| Quote #4
Time doth transfix the flourish set on youth,
Did you know that the word culture actually comes from cultivation? Hmmmm. These lines, by drawing their metaphors from human agriculture, remind us of another way in which human art and culture transforms nature. Of course, the one doing the farming in these lines isn't a human being at all, but time. Why do you think Shakespeare chose to build in this ironic reversal of our expectations?
| Quote #5
Feeds on the rarities of nature's truth,
The ironic description of time the farmer continues, as humans find their own processes of farming and cultivation turned against them. Does this say anything about the power of human art in the broad sense—including technological development, and so on?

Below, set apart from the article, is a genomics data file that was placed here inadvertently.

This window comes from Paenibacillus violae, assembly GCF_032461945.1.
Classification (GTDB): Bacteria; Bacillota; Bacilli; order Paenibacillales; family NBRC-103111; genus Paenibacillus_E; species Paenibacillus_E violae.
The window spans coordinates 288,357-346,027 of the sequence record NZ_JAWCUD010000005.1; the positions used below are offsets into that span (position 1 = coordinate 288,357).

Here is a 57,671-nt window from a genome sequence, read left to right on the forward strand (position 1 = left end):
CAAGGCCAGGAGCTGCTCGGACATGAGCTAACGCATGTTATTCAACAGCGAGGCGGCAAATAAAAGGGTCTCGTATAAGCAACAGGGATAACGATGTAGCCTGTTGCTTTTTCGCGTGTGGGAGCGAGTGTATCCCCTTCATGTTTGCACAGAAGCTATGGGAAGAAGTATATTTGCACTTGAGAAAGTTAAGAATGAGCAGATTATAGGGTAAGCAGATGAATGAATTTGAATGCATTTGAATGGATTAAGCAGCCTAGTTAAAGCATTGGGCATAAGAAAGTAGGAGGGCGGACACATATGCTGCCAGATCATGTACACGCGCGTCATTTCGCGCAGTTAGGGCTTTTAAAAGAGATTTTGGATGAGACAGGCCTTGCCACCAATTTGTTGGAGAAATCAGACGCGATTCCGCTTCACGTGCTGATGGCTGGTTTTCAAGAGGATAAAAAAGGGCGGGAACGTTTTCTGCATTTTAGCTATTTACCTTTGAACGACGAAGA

| Quote #6
And yet to times in hope my verse shall stand,
The last two lines of the poem bring us back to the most familiar sense of art, when the speaker refers to his verse. The speaker hopes to use art as a weapon against time and death, by preserving a memory of his beloved—and himself—for further generations. He doesn't claim that art is all-powerful—it's still under the gun of time's "cruel hand"—but at least it's something.